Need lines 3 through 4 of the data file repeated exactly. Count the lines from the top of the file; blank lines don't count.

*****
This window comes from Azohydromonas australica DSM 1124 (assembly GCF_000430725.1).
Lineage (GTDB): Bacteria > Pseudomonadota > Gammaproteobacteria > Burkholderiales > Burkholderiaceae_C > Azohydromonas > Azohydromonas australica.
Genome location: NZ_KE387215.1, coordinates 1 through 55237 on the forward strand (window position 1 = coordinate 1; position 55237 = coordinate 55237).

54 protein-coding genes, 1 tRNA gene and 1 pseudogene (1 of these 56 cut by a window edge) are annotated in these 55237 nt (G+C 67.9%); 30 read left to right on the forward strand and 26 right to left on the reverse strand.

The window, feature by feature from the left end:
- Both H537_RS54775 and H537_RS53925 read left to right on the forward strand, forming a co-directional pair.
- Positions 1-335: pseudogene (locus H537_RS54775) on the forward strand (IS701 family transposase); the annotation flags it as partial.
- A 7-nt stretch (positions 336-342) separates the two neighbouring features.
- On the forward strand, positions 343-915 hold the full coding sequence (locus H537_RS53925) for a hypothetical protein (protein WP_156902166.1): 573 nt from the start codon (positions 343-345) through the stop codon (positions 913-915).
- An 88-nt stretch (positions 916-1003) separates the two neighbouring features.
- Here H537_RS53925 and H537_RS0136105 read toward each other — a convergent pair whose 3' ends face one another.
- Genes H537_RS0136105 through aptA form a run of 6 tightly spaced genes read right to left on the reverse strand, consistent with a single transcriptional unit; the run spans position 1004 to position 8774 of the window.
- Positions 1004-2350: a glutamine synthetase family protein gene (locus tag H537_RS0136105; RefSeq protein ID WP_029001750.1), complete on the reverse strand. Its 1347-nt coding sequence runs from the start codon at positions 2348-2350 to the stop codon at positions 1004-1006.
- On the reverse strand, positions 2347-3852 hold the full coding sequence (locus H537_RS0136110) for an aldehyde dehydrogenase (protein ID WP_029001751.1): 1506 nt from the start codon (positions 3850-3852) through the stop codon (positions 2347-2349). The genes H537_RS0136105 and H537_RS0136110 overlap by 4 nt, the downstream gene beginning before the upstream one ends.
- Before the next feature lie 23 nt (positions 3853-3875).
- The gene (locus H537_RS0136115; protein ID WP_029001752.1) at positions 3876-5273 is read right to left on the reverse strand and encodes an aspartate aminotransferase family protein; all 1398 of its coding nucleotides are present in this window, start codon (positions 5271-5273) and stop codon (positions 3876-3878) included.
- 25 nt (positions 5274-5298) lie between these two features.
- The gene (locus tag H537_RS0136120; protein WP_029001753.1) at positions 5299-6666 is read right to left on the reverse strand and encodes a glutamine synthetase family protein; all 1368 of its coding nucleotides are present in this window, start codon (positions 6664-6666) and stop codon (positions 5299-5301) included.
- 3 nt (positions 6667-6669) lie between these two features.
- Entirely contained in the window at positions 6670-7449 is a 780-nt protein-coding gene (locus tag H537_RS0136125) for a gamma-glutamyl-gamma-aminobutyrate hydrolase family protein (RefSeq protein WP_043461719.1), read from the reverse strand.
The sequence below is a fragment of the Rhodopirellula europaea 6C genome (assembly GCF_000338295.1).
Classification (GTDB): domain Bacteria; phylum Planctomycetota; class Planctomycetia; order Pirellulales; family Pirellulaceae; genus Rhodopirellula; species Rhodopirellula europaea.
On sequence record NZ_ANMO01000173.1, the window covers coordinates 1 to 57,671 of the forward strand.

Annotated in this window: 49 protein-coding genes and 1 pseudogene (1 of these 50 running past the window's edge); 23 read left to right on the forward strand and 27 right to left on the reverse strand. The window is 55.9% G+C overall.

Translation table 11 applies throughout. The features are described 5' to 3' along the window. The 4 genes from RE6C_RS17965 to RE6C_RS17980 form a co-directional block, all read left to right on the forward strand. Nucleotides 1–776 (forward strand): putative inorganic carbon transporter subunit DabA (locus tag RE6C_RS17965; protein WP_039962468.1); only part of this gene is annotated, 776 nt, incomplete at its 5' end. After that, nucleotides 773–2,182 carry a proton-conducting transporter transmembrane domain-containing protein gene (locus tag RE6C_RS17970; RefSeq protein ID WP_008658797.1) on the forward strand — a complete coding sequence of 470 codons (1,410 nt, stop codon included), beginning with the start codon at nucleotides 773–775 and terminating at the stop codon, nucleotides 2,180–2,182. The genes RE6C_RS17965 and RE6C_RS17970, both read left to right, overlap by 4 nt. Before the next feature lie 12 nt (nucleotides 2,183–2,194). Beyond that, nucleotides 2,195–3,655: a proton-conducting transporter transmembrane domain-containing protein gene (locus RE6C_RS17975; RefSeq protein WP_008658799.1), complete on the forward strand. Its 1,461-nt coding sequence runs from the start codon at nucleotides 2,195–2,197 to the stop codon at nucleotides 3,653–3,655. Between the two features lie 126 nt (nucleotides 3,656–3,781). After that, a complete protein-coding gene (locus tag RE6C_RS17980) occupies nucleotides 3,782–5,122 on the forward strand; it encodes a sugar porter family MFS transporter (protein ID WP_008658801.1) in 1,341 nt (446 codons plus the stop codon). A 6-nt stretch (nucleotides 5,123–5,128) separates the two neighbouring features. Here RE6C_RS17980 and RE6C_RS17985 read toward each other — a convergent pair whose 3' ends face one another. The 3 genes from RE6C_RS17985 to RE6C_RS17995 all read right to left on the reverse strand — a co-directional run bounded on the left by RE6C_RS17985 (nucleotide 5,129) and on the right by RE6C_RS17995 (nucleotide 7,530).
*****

Genome location: NZ_KE387215.1, coordinates 1 through 55237 on the forward strand (window position 1 = coordinate 1; position 55237 = coordinate 55237).

54 protein-coding genes, 1 tRNA gene and 1 pseudogene (1 of these 56 cut by a window edge) are annotated in these 55237 nt (G+C 67.9%); 30 read left to right on the forward strand and 26 right to left on the reverse strand.